Adult literacy workers, supervisors, project officers and organizers have been trained by holding short training camps of 3 to 5 days to begin with, later extending the period of training to a maximum of 21 days.
Monitoring and evaluation of the literacy centres and research are being organized.
In recognition of the meritorious work done by KANFED in the course of the first few months, the Government of Kerala, the German Adult Education Association and the Government of India came forward to help the organization with funds for specific activities. The grant from the Government of Kerala was for meeting office expenses. The grant from the German Adult Education Association was, in the first year, for meeting expenses in connection with the production of literature for adult and continuing education only, though in the second year it was also extended to cover some part of the training programmes as well. The grant from the Government of India was to run the State Resource Centre, which is the academic component of the organizational set-up for the literacy drive in the State.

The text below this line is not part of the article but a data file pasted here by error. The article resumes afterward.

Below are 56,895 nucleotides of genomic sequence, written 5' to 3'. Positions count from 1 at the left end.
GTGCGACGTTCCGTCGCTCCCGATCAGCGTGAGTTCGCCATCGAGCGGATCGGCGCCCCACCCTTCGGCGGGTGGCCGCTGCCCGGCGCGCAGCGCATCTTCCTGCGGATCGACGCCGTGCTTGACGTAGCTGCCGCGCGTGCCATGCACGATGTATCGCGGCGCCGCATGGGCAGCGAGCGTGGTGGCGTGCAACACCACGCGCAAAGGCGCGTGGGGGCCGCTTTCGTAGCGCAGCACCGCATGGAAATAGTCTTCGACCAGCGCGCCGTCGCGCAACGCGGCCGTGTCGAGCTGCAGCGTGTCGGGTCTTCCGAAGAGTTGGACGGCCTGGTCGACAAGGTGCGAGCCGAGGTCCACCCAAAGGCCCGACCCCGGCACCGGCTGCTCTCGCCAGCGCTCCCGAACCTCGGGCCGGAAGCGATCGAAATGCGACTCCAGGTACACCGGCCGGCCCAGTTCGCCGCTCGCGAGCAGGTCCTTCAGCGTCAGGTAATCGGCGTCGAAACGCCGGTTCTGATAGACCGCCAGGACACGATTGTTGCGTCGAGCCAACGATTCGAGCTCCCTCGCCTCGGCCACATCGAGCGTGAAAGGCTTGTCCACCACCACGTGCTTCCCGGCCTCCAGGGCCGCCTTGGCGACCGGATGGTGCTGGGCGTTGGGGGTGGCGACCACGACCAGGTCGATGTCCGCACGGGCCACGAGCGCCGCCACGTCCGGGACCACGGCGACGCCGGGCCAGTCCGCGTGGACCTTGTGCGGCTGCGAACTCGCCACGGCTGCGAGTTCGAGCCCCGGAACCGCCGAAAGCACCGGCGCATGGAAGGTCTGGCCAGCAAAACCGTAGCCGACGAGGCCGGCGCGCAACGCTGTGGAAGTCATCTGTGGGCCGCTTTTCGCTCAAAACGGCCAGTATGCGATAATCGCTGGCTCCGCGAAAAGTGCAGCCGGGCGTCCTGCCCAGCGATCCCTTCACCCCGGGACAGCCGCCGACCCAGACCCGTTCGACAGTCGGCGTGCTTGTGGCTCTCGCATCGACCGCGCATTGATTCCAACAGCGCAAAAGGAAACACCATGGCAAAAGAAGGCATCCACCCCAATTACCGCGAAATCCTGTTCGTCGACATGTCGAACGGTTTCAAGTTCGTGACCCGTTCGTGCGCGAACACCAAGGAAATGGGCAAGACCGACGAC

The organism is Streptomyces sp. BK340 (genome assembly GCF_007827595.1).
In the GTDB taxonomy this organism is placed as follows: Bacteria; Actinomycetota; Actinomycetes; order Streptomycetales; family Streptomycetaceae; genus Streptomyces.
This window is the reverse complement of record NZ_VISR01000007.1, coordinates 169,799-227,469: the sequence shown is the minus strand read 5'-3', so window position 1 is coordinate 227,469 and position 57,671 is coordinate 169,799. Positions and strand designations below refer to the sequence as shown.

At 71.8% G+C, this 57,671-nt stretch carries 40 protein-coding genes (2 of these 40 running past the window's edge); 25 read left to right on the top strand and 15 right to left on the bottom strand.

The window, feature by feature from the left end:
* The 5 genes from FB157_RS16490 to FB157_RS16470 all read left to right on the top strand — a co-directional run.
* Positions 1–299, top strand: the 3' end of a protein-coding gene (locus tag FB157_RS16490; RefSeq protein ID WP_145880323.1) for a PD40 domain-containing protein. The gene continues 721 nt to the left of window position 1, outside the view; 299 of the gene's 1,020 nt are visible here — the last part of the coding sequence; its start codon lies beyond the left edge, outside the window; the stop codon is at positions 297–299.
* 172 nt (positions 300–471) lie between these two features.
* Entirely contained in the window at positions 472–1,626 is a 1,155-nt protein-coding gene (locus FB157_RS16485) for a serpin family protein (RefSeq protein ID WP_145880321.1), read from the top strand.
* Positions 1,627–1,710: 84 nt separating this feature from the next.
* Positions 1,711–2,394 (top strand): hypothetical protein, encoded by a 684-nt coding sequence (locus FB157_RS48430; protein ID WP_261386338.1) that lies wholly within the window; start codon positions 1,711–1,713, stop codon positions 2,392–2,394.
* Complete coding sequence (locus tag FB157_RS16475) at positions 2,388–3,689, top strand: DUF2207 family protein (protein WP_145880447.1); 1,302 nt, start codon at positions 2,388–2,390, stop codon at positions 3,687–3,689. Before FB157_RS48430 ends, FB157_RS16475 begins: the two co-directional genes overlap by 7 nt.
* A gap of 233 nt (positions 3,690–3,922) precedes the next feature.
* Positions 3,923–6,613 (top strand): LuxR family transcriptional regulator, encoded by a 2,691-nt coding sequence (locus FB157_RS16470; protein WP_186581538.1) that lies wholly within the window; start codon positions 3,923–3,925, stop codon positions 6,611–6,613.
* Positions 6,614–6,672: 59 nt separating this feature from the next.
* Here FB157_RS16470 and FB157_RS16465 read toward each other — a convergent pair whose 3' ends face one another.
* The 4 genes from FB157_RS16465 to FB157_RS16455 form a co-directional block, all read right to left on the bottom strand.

The books prepared and published by KANFED during the last two years, including those in press, number nearly 200. They consist of 12 primers, 30 books for instructors (books on philosophy, psychology, and methodology), 12 books on agriculture including animal husbandry, poultry, fisheries, handicrafts and small scale industry, 18 books on health and hygiene, and 42 books for neo-literates. The rest are leaflets, pamphlets and brochures.
The primers form one packet, with each book dealing with the introduction to the three R’s in relation to either a specific group of people or a specific theme. Thus while a few are called the Alphabet Primer, the Science Primer and the Health Primer, the others are called Primer for Women, Primer for Agriculturists, and Primer for Tribals.
The biographies are of local leaders, national leaders and world leaders who have helped remake mankind. Representative titles are Ayyan Kali, the Kerala Harijan leader; Dr. Ambadkar, India’s champion of the depressed classes; Martin Luther King, the Black leader of the United States; Karl Marx, who revolted against the oppression of the working classes, heroes of Indian Independence like Mahatma Ghandi; and the great scientists who invited new devices, discovered new truths or conquered diseases.